In my case, I am literally running for the hills. The final factor in my decision to withdraw from the writing world began last summer when I went for my “40-plus” health check. Despite being mammothly (adjective used advisedly) overweight and having a family history of heart disease and a long personal history of asthma, remarkably every single test came back clear. “So I can exercise?” I asked, without really thinking why I was asking. “Yes,” said my doctor. “Is there any exercise I can’t do?” “No,” she said. “Not even extreme stuff?” (which I qualified by adding “I should warn you that what I mean when I say extreme probably isn’t what other people mean.”) “No.” No “except”s, no qualifications. A clean bill and carte blanche.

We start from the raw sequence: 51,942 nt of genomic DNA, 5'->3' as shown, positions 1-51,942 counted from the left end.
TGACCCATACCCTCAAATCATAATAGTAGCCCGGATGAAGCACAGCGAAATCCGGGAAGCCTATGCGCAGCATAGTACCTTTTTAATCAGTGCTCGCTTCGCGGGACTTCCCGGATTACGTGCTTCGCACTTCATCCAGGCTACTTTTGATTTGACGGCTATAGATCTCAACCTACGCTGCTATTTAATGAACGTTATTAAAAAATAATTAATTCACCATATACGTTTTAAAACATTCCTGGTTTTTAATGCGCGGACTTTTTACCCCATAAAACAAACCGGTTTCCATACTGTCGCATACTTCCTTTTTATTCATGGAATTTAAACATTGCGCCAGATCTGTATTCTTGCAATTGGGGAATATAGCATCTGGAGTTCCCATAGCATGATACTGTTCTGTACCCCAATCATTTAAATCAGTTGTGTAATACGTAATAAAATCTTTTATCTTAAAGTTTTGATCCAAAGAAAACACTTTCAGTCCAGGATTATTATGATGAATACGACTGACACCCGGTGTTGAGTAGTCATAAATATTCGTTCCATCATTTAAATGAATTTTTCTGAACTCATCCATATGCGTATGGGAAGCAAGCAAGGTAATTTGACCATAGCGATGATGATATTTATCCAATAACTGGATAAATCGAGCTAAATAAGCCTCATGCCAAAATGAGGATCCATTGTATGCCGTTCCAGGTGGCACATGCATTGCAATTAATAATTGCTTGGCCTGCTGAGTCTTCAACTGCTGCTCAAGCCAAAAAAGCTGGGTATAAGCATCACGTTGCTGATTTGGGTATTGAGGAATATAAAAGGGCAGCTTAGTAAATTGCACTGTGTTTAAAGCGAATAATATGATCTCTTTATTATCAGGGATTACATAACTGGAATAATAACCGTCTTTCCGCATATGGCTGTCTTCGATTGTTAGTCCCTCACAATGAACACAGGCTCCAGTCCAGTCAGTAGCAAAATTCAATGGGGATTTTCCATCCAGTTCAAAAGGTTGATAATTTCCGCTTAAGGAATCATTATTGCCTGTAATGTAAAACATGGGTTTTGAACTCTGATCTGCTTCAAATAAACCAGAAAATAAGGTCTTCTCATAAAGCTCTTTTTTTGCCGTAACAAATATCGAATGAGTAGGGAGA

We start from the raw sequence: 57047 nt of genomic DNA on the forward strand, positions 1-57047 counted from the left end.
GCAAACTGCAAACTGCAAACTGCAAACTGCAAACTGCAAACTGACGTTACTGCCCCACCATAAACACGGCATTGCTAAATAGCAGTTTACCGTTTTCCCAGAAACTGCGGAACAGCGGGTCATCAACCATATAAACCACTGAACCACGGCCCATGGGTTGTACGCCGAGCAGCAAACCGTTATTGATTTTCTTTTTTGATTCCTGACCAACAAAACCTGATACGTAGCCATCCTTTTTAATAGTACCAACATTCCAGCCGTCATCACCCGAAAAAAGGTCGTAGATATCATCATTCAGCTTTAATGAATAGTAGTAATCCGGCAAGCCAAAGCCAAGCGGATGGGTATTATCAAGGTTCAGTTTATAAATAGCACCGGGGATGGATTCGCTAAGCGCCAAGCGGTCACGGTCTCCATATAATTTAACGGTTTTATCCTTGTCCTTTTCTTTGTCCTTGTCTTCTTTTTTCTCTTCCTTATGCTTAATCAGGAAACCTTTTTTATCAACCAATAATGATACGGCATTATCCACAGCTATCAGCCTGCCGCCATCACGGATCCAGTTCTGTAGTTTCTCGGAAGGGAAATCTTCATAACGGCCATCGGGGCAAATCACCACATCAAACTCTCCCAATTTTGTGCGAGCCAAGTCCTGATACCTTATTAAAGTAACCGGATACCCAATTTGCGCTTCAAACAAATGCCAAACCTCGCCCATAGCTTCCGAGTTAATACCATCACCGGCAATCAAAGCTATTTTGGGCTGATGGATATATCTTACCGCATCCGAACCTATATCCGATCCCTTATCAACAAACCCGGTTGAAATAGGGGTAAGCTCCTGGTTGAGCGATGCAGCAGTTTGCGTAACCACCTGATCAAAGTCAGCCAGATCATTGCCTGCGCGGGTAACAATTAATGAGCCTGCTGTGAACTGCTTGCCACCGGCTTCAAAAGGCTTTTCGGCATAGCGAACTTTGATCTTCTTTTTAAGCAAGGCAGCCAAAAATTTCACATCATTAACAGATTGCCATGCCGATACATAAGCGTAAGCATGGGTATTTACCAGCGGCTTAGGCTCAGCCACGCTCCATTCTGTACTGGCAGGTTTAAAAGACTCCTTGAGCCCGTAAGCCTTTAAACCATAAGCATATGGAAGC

That night I set myself a challenge. Not “get fit” or “be healthy” though those would be the by-products. I was going to do an indoor row. 100 miles. In one day. That was over a year ago, and I’m now just a week or so away – you can find out more about it and the wonderful Apopo, the charity I’m doing it for, here.